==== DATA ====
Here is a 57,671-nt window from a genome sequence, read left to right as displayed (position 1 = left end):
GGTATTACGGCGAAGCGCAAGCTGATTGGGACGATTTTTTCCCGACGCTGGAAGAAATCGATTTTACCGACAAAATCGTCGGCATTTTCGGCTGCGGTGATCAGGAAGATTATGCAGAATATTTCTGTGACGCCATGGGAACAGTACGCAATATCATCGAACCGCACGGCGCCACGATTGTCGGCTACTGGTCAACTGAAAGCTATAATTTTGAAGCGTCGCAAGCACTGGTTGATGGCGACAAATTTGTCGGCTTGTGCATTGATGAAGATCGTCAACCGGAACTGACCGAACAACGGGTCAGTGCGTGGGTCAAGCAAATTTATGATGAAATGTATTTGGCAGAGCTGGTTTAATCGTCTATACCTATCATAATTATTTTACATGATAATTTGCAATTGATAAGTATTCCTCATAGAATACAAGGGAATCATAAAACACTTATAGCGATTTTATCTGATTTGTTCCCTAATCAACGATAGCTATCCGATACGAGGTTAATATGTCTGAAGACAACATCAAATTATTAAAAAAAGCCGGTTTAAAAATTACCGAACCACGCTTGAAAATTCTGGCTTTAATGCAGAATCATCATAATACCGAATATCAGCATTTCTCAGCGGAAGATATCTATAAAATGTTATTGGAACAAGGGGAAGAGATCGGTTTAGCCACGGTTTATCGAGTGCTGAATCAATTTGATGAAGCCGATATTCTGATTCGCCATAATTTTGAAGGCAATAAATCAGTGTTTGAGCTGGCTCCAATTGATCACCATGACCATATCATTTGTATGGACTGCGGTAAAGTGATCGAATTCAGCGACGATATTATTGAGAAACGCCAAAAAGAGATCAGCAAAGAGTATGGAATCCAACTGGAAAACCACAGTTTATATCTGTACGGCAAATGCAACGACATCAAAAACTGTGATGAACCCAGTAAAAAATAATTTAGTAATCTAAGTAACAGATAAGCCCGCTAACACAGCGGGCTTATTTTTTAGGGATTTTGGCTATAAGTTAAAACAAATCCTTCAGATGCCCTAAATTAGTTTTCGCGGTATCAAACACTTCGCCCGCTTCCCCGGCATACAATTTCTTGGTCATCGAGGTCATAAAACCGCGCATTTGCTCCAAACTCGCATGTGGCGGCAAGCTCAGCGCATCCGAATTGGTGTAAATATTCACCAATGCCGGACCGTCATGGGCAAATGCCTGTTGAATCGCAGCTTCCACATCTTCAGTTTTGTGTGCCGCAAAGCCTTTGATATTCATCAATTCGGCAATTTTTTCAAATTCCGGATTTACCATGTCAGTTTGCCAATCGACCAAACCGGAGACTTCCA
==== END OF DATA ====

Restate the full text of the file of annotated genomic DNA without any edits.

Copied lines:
Here is a 57,671-nt window from a genome sequence, read left to right as displayed (position 1 = left end):
GGTATTACGGCGAAGCGCAAGCTGATTGGGACGATTTTTTCCCGACGCTGGAAGAAATCGATTTTACCGACAAAATCGTCGGCATTTTCGGCTGCGGTGATCAGGAAGATTATGCAGAATATTTCTGTGACGCCATGGGAACAGTACGCAATATCATCGAACCGCACGGCGCCACGATTGTCGGCTACTGGTCAACTGAAAGCTATAATTTTGAAGCGTCGCAAGCACTGGTTGATGGCGACAAATTTGTCGGCTTGTGCATTGATGAAGATCGTCAACCGGAACTGACCGAACAACGGGTCAGTGCGTGGGTCAAGCAAATTTATGATGAAATGTATTTGGCAGAGCTGGTTTAATCGTCTATACCTATCATAATTATTTTACATGATAATTTGCAATTGATAAGTATTCCTCATAGAATACAAGGGAATCATAAAACACTTATAGCGATTTTATCTGATTTGTTCCCTAATCAACGATAGCTATCCGATACGAGGTTAATATGTCTGAAGACAACATCAAATTATTAAAAAAAGCCGGTTTAAAAATTACCGAACCACGCTTGAAAATTCTGGCTTTAATGCAGAATCATCATAATACCGAATATCAGCATTTCTCAGCGGAAGATATCTATAAAATGTTATTGGAACAAGGGGAAGAGATCGGTTTAGCCACGGTTTATCGAGTGCTGAATCAATTTGATGAAGCCGATATTCTGATTCGCCATAATTTTGAAGGCAATAAATCAGTGTTTGAGCTGGCTCCAATTGATCACCATGACCATATCATTTGTATGGACTGCGGTAAAGTGATCGAATTCAGCGACGATATTATTGAGAAACGCCAAAAAGAGATCAGCAAAGAGTATGGAATCCAACTGGAAAACCACAGTTTATATCTGTACGGCAAATGCAACGACATCAAAAACTGTGATGAACCCAGTAAAAAATAATTTAGTAATCTAAGTAACAGATAAGCCCGCTAACACAGCGGGCTTATTTTTTAGGGATTTTGGCTATAAGTTAAAACAAATCCTTCAGATGCCCTAAATTAGTTTTCGCGGTATCAAACACTTCGCCCGCTTCCCCGGCATACAATTTCTTGGTCATCGAGGTCATAAAACCGCGCATTTGCTCCAAACTCGCATGTGGCGGCAAGCTCAGCGCATCCGAATTGGTGTAAATATTCACCAATGCCGGACCGTCATGGGCAAATGCCTGTTGAATCGCAGCTTCCACATCTTCAGTTTTGTGTGCCGCAAAGCCTTTGATATTCATCAATTCGGCAATTTTTTCAAATTCCGGATTTACCATGTCAGTTTGCCAATCGACCAAACCGGAGACTTCCA